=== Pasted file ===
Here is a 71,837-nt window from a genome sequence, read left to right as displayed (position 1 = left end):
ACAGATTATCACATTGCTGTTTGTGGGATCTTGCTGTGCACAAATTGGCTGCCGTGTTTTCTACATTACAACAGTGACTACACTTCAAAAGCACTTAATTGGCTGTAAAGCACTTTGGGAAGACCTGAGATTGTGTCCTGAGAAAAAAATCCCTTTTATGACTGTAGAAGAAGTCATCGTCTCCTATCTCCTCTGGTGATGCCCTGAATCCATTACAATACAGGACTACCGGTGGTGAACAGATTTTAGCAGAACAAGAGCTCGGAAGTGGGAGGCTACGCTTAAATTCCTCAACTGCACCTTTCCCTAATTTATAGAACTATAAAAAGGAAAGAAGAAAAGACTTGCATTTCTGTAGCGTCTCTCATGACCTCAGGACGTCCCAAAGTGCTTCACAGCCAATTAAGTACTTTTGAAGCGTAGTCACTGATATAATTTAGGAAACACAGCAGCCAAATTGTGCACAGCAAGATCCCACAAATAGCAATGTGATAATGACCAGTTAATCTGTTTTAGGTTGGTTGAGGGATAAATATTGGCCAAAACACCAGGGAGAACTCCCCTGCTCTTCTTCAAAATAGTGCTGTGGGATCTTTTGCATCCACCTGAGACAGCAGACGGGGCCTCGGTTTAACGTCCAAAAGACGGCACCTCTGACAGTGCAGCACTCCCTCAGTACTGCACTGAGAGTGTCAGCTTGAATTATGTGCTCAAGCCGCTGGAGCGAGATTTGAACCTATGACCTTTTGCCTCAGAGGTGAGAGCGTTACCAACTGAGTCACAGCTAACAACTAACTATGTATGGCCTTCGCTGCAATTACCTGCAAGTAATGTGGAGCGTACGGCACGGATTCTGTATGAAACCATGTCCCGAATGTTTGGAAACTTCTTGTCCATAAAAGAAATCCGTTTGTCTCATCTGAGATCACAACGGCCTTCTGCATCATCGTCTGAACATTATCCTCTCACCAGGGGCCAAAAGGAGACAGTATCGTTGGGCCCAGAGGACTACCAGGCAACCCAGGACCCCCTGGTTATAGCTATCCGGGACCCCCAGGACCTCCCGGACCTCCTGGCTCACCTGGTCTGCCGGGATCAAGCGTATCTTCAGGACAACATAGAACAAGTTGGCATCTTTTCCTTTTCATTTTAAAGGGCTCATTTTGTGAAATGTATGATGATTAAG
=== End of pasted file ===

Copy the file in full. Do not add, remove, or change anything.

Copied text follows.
Here is a 71,837-nt window from a genome sequence, read left to right as displayed (position 1 = left end):
ACAGATTATCACATTGCTGTTTGTGGGATCTTGCTGTGCACAAATTGGCTGCCGTGTTTTCTACATTACAACAGTGACTACACTTCAAAAGCACTTAATTGGCTGTAAAGCACTTTGGGAAGACCTGAGATTGTGTCCTGAGAAAAAAATCCCTTTTATGACTGTAGAAGAAGTCATCGTCTCCTATCTCCTCTGGTGATGCCCTGAATCCATTACAATACAGGACTACCGGTGGTGAACAGATTTTAGCAGAACAAGAGCTCGGAAGTGGGAGGCTACGCTTAAATTCCTCAACTGCACCTTTCCCTAATTTATAGAACTATAAAAAGGAAAGAAGAAAAGACTTGCATTTCTGTAGCGTCTCTCATGACCTCAGGACGTCCCAAAGTGCTTCACAGCCAATTAAGTACTTTTGAAGCGTAGTCACTGATATAATTTAGGAAACACAGCAGCCAAATTGTGCACAGCAAGATCCCACAAATAGCAATGTGATAATGACCAGTTAATCTGTTTTAGGTTGGTTGAGGGATAAATATTGGCCAAAACACCAGGGAGAACTCCCCTGCTCTTCTTCAAAATAGTGCTGTGGGATCTTTTGCATCCACCTGAGACAGCAGACGGGGCCTCGGTTTAACGTCCAAAAGACGGCACCTCTGACAGTGCAGCACTCCCTCAGTACTGCACTGAGAGTGTCAGCTTGAATTATGTGCTCAAGCCGCTGGAGCGAGATTTGAACCTATGACCTTTTGCCTCAGAGGTGAGAGCGTTACCAACTGAGTCACAGCTAACAACTAACTATGTATGGCCTTCGCTGCAATTACCTGCAAGTAATGTGGAGCGTACGGCACGGATTCTGTATGAAACCATGTCCCGAATGTTTGGAAACTTCTTGTCCATAAAAGAAATCCGTTTGTCTCATCTGAGATCACAACGGCCTTCTGCATCATCGTCTGAACATTATCCTCTCACCAGGGGCCAAAAGGAGACAGTATCGTTGGGCCCAGAGGACTACCAGGCAACCCAGGACCCCCTGGTTATAGCTATCCGGGACCCCCAGGACCTCCCGGACCTCCTGGCTCACCTGGTCTGCCGGGATCAAGCGTATCTTCAGGACAACATAGAACAAGTTGGCATCTTTTCCTTTTCATTTTAAAGGGCTCATTTTGTGAAATGTATGATGATTAAG